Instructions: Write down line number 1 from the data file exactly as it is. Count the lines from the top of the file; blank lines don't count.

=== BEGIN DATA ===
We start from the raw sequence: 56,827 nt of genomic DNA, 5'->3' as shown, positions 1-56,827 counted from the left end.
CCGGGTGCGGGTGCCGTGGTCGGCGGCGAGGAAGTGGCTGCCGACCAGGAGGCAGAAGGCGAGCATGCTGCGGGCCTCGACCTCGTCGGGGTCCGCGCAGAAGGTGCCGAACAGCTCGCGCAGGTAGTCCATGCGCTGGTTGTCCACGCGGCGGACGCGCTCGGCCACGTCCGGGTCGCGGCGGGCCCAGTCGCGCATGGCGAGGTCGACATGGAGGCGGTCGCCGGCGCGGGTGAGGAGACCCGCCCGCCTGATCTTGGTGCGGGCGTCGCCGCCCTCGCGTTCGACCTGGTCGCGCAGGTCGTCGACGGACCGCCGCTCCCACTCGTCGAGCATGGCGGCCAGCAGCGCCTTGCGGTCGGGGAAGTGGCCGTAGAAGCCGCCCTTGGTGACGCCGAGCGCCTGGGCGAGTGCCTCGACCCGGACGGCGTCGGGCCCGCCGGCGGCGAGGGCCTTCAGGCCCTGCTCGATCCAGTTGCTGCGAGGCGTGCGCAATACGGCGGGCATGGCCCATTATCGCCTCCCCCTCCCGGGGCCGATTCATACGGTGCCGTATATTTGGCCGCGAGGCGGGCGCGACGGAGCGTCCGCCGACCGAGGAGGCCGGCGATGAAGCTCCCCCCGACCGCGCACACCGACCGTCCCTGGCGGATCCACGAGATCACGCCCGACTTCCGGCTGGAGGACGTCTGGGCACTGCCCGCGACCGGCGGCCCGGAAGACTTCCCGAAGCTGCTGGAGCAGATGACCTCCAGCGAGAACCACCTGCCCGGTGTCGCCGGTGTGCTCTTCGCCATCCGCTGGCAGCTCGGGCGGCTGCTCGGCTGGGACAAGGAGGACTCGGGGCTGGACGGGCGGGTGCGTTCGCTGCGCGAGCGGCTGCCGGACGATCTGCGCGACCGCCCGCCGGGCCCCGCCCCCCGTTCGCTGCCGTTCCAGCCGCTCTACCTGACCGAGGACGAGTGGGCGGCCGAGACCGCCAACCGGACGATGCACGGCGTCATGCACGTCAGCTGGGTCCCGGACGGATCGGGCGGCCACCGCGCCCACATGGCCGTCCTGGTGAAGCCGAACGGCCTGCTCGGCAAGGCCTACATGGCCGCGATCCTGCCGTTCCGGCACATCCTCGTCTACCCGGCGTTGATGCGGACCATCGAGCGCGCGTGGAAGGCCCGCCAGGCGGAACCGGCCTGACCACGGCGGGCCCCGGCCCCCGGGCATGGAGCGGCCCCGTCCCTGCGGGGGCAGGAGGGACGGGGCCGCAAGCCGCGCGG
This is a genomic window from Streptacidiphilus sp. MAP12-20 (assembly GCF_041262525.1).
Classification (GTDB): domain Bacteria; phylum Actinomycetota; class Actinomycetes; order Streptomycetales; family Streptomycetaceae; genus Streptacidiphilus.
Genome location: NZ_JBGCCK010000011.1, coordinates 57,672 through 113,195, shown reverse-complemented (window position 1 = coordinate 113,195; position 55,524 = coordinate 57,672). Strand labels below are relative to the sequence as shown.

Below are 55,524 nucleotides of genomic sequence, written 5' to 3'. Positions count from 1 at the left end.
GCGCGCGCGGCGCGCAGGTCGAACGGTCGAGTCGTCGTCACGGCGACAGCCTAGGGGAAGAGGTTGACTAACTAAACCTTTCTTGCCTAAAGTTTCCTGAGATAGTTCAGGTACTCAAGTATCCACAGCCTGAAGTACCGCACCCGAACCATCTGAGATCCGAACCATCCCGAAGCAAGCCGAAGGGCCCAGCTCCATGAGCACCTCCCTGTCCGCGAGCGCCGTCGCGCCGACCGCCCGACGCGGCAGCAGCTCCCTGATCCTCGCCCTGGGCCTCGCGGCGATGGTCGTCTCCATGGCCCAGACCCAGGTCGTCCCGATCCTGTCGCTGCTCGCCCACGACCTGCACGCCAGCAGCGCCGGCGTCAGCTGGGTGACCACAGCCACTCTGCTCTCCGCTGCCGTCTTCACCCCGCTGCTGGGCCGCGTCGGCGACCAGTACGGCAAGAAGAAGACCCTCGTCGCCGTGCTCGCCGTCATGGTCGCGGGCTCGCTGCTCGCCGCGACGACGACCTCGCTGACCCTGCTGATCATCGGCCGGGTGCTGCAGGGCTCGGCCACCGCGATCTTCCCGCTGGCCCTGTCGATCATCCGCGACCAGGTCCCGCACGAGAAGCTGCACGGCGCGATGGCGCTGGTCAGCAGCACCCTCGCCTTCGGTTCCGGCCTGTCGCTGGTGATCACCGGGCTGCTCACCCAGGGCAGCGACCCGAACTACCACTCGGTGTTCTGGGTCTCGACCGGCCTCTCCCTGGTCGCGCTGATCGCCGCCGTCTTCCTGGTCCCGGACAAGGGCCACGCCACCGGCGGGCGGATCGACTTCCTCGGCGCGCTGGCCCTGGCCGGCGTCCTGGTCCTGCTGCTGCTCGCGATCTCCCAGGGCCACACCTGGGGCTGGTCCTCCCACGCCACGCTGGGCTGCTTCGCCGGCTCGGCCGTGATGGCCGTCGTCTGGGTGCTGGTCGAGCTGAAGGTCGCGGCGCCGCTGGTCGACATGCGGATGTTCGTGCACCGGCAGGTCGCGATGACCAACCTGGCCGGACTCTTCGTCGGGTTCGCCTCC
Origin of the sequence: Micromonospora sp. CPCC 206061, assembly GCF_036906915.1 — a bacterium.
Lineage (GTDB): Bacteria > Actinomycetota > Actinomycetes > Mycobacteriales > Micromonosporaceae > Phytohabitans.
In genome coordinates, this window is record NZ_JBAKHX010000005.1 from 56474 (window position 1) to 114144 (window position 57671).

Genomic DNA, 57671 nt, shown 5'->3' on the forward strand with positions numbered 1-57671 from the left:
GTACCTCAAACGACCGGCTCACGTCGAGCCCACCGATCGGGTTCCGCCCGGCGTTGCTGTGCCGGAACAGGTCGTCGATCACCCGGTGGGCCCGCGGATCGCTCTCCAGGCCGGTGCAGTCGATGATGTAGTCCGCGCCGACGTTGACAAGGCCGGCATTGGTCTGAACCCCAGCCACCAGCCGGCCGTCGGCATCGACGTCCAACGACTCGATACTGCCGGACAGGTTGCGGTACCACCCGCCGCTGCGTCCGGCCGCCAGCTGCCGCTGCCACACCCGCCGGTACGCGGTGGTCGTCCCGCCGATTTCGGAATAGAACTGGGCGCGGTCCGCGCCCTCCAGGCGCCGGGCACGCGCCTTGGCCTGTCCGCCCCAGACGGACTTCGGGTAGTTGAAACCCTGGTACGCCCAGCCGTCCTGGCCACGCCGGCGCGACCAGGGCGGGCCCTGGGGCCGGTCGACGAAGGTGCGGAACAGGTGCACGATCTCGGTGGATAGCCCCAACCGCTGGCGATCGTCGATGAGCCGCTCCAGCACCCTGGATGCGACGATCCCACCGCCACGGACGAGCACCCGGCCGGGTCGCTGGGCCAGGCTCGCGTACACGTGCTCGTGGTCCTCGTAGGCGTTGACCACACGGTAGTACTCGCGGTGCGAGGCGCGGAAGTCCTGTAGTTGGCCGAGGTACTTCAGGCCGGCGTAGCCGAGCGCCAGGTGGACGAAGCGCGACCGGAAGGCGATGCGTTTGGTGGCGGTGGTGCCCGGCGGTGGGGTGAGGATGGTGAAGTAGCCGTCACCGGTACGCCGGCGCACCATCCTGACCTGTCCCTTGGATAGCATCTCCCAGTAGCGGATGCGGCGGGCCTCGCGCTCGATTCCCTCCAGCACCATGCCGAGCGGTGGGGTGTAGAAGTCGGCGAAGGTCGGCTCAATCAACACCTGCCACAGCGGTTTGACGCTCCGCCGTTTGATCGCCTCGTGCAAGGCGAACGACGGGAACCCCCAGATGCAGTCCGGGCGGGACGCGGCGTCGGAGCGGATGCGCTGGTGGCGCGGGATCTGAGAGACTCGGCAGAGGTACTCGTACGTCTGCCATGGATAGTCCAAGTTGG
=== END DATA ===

We start from the raw sequence: 56,827 nt of genomic DNA, 5'->3' as shown, positions 1-56,827 counted from the left end.